This Sunday Elder Music column was launched in December of 2008. By May of the following year, one commenter, Peter Tibbles, had added so much knowledge and value to my poor attempts at musical presentations that I asked him to take over the column. He's been here each week ever since delighting us with his astonishing grasp of just about everything musical, his humor and sense of fun. You can read Peter's bio here and find links to all his columns here.
Well, everything I’ve ever said about BILLIE HOLIDAY still holds true today.
She was unique, and I use that word advisably. Often given second rate material to record, she made them into polished gems of songs. And when she tackled great songs Billie made them even greater.
Billie suggests that Everything Happens For The Best. I don’t know about that, but let’s hear what she sings.
KEITH JARRETT made a couple of albums with the late great jazz bassist CHARLIE HADEN which are really fine if you like elegant stripped back jazz.
Charlie’s swinging bass playing gives an added dimension to Keith’s lyrical piano playing. Everything Happens to Me.
With her contribution CATHERINE RUSSELL sounds like a throwback to the thirties.
She isn’t from that era, of course. Catherine is quite up to date. From her recent album “Strictly Romancin'” she sings in her inimitable style, Everything's Been Done Before. I can see her singing this in a Paris club, backed by Django and Stéphane.
PAUL KELLY is unusual in the ranks of male songwriters because he writes many songs from the female point of view.
He took a short story by Raymond Carver and turned it into the song, Everything's Turning to White. The story was called “So Much Water, So Close to Home”, which is the name of Paul’s album from which the song is taken.
JOHNNY ADAMS had a multi-octave singing voice that he used often to great effect.
He was yet another talent from New Orleans and was quite at home singing soul, jazz, blues, gospel and rock & roll. Today’s song, I Want To Do Everything For You, is mostly in the soul genre.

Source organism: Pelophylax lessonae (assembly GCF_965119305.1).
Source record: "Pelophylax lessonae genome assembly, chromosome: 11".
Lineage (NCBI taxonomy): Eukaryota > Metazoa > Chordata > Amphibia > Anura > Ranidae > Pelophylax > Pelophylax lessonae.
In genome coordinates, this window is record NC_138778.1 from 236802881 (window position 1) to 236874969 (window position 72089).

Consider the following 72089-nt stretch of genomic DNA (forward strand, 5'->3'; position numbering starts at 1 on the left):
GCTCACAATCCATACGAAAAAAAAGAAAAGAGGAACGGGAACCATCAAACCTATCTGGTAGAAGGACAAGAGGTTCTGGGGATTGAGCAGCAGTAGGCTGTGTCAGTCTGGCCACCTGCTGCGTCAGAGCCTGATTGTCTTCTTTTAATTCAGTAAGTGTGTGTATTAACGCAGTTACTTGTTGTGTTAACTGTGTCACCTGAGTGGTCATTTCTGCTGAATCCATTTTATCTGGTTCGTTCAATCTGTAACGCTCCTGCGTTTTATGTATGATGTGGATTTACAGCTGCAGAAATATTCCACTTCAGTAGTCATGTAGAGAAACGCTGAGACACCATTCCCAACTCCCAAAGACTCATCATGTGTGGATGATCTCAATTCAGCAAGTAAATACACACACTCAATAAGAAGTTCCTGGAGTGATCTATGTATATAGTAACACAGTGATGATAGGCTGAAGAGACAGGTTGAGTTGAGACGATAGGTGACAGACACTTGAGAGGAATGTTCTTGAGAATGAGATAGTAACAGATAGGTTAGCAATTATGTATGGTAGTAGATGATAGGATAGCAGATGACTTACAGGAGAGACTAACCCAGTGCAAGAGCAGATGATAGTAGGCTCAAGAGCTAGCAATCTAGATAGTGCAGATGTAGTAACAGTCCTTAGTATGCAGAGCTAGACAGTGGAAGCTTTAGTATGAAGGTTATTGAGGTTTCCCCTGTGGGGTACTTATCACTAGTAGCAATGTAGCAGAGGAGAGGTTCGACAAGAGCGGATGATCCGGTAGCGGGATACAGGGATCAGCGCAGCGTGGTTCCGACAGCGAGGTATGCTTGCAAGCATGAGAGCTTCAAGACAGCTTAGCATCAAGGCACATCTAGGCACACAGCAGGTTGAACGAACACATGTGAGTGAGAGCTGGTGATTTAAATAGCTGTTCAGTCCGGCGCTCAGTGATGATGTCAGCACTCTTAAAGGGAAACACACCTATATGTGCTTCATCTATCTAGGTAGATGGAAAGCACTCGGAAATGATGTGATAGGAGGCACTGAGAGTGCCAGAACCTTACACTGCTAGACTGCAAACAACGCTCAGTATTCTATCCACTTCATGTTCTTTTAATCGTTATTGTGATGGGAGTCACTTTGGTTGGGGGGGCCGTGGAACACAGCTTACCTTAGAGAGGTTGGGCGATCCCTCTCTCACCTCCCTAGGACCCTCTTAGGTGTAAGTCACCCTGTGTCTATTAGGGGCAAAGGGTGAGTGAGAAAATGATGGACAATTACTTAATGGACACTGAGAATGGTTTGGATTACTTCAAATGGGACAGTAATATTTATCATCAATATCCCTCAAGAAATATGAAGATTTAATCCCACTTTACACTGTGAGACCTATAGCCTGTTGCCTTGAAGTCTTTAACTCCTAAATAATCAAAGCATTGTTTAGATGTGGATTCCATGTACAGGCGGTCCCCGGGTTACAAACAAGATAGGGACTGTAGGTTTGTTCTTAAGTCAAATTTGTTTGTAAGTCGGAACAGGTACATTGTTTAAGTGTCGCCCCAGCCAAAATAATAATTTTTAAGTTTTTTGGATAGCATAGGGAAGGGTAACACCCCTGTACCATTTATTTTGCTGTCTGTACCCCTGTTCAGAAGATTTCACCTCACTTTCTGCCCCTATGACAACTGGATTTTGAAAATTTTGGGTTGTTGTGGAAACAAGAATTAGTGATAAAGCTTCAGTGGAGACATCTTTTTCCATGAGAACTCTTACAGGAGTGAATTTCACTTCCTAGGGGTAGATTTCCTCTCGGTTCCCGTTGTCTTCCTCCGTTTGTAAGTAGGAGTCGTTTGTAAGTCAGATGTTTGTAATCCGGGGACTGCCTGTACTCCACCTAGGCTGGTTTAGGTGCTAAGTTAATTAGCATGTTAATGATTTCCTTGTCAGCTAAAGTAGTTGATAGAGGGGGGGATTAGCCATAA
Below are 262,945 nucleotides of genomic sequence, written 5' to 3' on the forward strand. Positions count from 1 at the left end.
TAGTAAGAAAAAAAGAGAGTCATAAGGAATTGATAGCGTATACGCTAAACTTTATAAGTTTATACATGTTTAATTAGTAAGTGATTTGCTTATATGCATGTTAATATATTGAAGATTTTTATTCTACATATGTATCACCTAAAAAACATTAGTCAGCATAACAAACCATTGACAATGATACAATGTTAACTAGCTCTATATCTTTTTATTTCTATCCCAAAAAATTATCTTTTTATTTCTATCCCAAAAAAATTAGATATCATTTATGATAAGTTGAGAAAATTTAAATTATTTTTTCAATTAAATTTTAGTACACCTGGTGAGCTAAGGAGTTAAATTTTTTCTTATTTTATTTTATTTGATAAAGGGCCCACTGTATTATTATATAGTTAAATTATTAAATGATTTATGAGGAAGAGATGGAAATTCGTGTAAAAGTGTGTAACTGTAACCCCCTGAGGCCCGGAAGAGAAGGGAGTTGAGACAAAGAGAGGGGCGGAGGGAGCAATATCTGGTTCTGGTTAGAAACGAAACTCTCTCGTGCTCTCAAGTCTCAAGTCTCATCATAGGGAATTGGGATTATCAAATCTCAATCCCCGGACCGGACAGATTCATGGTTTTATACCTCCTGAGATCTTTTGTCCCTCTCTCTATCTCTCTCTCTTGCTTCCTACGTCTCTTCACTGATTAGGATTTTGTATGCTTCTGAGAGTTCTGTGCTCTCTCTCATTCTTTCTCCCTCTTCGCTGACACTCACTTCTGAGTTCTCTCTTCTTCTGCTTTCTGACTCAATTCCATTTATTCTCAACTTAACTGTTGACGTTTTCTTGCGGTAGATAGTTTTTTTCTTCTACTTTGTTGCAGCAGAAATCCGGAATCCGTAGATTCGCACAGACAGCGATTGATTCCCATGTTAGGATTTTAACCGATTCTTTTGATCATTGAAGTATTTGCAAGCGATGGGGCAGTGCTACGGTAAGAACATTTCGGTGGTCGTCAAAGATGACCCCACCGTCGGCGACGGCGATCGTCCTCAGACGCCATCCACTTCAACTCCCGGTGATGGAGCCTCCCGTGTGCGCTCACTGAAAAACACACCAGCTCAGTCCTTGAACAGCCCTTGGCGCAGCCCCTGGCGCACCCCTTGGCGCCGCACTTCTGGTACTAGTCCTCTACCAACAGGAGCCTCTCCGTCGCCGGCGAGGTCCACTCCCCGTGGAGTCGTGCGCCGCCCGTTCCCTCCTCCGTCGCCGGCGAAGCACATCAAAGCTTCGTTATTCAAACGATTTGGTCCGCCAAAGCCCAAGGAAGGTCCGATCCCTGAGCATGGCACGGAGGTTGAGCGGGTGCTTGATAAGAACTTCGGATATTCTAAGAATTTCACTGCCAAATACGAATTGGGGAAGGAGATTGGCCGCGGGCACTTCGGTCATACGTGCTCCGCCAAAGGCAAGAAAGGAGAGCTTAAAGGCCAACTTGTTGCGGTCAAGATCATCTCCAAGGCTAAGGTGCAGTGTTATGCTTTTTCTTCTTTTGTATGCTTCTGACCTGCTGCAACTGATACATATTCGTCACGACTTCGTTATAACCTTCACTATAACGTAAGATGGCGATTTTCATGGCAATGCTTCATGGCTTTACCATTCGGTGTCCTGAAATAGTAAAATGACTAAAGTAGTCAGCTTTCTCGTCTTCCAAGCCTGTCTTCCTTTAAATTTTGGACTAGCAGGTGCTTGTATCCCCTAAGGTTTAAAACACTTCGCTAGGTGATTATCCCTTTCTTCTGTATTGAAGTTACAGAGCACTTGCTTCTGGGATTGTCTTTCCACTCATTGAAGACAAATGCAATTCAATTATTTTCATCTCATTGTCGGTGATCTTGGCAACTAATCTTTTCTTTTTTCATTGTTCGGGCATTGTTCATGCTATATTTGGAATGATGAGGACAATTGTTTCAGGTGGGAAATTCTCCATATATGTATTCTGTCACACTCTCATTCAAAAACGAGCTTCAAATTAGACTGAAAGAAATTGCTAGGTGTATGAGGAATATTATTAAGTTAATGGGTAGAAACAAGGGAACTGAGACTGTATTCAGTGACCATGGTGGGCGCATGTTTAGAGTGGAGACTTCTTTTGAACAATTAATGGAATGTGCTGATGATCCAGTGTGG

The BELLAMY BROTHERS are a successful country duo whose music has crossed over into the mainstream pop arena.
This isn’t confined to the obvious places – America, Australia, the UK – they’ve had charting songs in Europe, Japan and several African countries. The song today is from a rather fine album called “Rebels Without a Clue” called When The Music Meant Everything.
You don’t hear whistling much in songs anymore, it used to be quite common. The whistler today, okay, it’s quite short, is CHRIS SMITHER.
Chris is a blues/folk/singer-songwriter of renown. His life performances, usually just him and an acoustic guitar, are really worth catching. Here he sings (and whistles) Everything on Top.
I could have done without those strings on the next song. After all, when you have NAT KING COLE and THE GEORGE SHEARING QUINTET, that should be enough. It certainly is for me.
Nat and George and friends (and those damn strings) give us Everything Happens To Me.
SAM COOKE should need no introduction from me for the readers of this column.
It’s generally considered that he invented soul music, along with Ray Charles, but he didn’t live long enough to see its full blossoming. Such a pity. He sings I Lost Everything. I guess that’s a little prophetic.
I like to throw a song from left field into columns now and then, and today’s contribution is from the LOUVIN BROTHERS.
The Louvins were an influential duo whose songs were taken up by later country and rock performers, most notably The Byrds and Emmylou Harris. It seems they have Plenty of Everything but You.